Be Slow To Speak, & Quick to Listen


I am now 27 years old and I can confidently say that I have a big mouth, why else will I start a blog ? (lol). When I was young, I was applauded for making such bold and strong statements in public about my convictions, believes and (sometimes) fictional opinions. Now, being opinionated either turns me into ‘the angry black woman’, or seems to push people away. That being said, I think it is still important to use your voice to stand up for what you believe, and share your thoughts in the appropriate setting. However, I am now realizing that most friendships as you get older, are sustained because you have to tactfully choose to not voice every opinion.


Recently, a friend of mine shared about his relationship situation with a girl that he is madly in love with, I know the girl and I really like her. However, I did find that things were moving too fast in their relationship, and he was starting to make decisions purely based on infatuation and not logic. Yet again, being in love makes you a lunatic. Me, gently telling him that he should may be slow down, and refocus the goals that he once had before getting into the relationship, pushed him further away. Welpppp... Me apologizing for hurting his feelings and overstepping my boundaries, didn’t help either.


All of this to say:
  1. Before you speak, ask yourself the question: ‘How will this help this person? Or make them better’ (my attentions were genuine, just not delivered to the right person)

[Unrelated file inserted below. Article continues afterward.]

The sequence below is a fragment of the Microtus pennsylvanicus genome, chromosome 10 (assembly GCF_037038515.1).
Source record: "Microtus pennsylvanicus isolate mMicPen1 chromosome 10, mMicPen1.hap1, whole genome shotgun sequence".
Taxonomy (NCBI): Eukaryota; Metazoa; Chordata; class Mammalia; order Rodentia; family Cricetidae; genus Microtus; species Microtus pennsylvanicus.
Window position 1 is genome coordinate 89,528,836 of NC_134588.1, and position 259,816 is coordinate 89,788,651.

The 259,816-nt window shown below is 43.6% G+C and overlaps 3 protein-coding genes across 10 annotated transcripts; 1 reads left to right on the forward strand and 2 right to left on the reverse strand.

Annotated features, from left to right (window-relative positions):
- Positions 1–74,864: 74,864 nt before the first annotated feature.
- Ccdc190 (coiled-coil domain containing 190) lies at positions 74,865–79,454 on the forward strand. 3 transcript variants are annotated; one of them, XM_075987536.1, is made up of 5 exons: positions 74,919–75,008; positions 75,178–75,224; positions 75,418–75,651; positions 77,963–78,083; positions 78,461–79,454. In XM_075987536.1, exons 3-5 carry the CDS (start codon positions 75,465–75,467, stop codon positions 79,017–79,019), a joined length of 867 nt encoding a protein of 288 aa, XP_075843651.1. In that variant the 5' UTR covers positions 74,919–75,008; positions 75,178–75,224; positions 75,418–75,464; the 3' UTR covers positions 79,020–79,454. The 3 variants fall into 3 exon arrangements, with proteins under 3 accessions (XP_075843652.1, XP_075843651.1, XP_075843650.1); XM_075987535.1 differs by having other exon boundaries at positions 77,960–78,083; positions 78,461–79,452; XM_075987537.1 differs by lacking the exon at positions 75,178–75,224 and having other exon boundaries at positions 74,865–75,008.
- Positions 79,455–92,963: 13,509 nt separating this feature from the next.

2. Know your audience. Some people like myself, I think, thrive by creating a space for my peers to give me input on how I can better myself internally and externally. Not everyone is built like that, so discern who you give criticism or feedback too, even if its constructive and well intended.
  3. Pull the Oreo trick: Cookies on the outside, cream on the inside. The cream represent the criticism or feedback (better word), the cookies represent the compliments. So start with a compliment or gentle words to set the tone of the conversation, layer it with some feedback (cream), and close it with a compliment.
  4. Be quick to listen, slow to speak. This is hard for some of us. When you care so much about the person, and want them to do well, so you think that your opinion is necessary to vocalize, it’s not always needed.
  5. Let people learn on their own. A sad truth my parents had to learn about raising my siblings and I, sometimes people need to fall and get themselves back up in order to learn. This is scary as you fear how much of a fall they will take in order to learn, sadly for some its best to let them make their own choices, standby them and smile, and hope that they will be okay.


Lesson learned, well, still learning.

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